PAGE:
SECTIONS

Raila reveals contents of letter passed to him by Thika man during Jan. 15 rally

Raila Odinga introduces Thika-based trader Joshua Kimani during a rally in Murang'a on Saturday, January 29. [Standard]

On January 15, ODM leader Raila Odinga addressed a rally at the Thika Green Stadium in Kiambu County, as he popularised his presidential bid in Central Kenya.

While stating the measures he will adopt to economically improve the lives of Kenyans, should he win the August 9 presidential polls, the former prime minister noticed that security officers were attempting to stop a man in the crowd from reaching him.

“Let him come [to the podium], don’t rough him up,” Odinga said in what appeared to be remarks directed at uniformed police officers providing security at the event.

“Don’t beat him [up],” he emphasised, adding that he would reply to the letter that the man had addressed to him.

“I am in receipt of your letter, and I promise to respond,” he said, as the brief interruption lasted 30 seconds.

The crowd cheered as Odinga gave an assurance of feedback.

Exactly two weeks later – January 29 – the ODM chief revealed that the author of the letter, a Thika-based hawker, had complained that he was being constantly harassed by Kiambu County Government askaris during work.

The ex-premier made the revelations during a rally at the Ihura Stadium in Murang’a Town on Saturday, January 29.

“Do you remember the young man who passed a letter to me during my [January 15] rally in Thika? He has accompanied me here today. His name is Joshua Kimani, and he is a trader based in Thika. In his letter, he said he was asking for my intervention because the county government askaris had made the work environment in Thika unconducive,” Odinga said.

The ODM leader said Kimani accused the askrais of constantly harassing, oppressing and roughing up the small-scale traders in Thika Town.

“After reading his letter, I reached out to him, and I’m glad he is here with me today. I promise to look into his welfare, moving forward. He will be one of my grassroots key supporters.”

A calm Kimani stood next to Odinga on the podium, holding what appeared to be a copy of the said-letter.

Odinga said Kimani was one of the many young men that he is seeking to win their support in the August 9 polls.

“If we really want to grow as a nation, the youth must join me in the economic liberation efforts,” he said, urging young people to register en masse as voters.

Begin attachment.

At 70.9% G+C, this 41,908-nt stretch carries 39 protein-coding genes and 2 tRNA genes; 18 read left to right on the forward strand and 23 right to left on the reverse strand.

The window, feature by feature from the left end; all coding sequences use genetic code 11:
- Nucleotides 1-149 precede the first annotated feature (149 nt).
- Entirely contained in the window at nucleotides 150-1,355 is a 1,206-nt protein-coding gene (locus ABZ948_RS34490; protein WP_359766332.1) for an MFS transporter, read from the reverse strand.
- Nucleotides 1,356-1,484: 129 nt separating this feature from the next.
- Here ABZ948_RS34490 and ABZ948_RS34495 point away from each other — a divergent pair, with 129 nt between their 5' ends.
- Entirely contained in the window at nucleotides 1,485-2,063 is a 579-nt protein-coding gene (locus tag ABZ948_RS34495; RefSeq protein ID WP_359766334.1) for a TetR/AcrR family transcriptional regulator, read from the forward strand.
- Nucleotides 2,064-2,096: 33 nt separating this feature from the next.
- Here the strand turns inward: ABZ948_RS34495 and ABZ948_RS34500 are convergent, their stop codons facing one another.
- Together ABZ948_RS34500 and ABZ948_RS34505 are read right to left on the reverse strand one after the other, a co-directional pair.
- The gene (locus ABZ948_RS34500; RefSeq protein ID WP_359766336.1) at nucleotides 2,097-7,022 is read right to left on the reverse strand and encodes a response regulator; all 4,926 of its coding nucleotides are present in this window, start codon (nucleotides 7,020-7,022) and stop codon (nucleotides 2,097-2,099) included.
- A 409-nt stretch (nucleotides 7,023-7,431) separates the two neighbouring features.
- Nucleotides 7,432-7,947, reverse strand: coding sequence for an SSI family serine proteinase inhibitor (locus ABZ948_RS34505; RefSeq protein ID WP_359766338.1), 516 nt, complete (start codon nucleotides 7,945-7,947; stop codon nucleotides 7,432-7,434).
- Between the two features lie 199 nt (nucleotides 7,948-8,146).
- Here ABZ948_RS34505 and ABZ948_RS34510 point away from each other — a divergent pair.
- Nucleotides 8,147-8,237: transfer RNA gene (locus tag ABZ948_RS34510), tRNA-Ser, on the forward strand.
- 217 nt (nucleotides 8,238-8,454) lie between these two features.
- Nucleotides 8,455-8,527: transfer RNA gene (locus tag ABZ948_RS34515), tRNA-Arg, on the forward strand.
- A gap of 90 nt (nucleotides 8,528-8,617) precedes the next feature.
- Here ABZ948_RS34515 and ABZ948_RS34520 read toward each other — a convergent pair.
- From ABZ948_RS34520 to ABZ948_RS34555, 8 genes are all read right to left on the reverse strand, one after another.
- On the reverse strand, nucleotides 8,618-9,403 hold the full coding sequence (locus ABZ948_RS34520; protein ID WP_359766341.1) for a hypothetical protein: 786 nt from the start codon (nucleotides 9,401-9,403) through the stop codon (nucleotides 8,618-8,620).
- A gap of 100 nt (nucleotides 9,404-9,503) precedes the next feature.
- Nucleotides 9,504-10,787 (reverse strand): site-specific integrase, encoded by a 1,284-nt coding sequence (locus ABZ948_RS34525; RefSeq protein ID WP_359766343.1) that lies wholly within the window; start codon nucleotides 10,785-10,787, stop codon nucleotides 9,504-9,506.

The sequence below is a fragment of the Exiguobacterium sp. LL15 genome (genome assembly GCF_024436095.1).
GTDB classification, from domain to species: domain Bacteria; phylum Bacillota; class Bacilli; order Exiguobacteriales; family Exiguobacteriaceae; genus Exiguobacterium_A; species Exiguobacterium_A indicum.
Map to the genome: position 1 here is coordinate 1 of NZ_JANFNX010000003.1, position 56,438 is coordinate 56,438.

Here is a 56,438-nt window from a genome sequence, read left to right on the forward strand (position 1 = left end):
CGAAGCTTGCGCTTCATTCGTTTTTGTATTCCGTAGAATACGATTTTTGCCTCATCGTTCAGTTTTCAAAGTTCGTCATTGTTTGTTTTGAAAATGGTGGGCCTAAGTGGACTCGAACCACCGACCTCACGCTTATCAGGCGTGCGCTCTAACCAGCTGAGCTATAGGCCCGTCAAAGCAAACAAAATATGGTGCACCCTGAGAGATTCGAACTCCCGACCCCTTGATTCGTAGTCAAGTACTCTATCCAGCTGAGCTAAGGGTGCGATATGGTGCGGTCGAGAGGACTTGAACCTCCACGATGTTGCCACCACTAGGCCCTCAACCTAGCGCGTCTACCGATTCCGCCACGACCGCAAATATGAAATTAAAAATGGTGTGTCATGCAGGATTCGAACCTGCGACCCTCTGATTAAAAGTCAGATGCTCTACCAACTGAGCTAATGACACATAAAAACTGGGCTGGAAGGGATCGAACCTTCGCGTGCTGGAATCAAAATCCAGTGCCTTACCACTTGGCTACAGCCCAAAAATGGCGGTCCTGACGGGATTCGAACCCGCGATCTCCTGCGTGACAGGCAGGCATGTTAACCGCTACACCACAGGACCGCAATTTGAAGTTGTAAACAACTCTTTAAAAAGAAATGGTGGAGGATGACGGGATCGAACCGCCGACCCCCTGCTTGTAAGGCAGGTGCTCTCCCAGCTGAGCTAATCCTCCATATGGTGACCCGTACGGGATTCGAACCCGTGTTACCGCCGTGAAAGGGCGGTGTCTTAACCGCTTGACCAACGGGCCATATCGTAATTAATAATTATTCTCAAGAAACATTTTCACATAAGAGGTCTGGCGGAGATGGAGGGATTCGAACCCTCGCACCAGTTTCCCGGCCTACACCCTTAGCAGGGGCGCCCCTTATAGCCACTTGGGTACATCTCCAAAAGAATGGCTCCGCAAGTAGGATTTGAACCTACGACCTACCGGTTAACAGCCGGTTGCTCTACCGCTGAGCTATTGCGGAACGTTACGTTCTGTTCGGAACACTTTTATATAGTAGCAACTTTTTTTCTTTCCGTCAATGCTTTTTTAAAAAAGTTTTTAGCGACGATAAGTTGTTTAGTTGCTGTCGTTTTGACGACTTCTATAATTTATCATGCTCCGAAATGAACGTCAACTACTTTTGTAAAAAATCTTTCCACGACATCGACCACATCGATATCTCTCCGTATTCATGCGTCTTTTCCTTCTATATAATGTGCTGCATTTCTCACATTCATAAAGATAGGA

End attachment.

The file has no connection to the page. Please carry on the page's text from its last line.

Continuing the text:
Corruption allegations

The ODM boss said he knows Deputy President William Ruto, Amani National Congress Party leader Musalia Mudavadi and Ford-Kenya’s Moses Wetang’ula on a personal level, and that none of the three can be trusted to govern the country.

According to Odinga, various corruption allegations have blighted the trio’s ability to lead the nation.

He made references to past graft cases, in which Ruto, Mudavadi and Wetang’ula denied involvement.

On Ruto, Odinga linked him to the 2009 Kenyan maize scandal. On Mudavadi, Odinga alleged that he was involved in the 2010 City Council cemetery land scandal. On Wetang’ula, Odinga claimed that the then-Foreign Affairs minister was involved in the fraudulent sale and purchase of Kenya’s Embassy in Tokyo, Japan in 2010.

None of the three has been arraigned or implicated in the graft allegations.

Ruto, Mudavadi and Wetang’ula entered into a pre-election agreement on Sunday, January 23, during ANC’s Annual Delegates Conference (ADC).

The trio will work together in efforts to have one of them, most likely Ruto, contest against Odinga in the August 9 General Election, multiple interviews by The Standard indicate.

Ruto is riding on the bottom-up economic model, which places the low-income earners at the centre of his budget plans, while Odinga focuses on elevating Kenyans’ economic positions through long-term government loan facilities and a Sh6,000 monthly stipend for families that don’t have regular sources of income.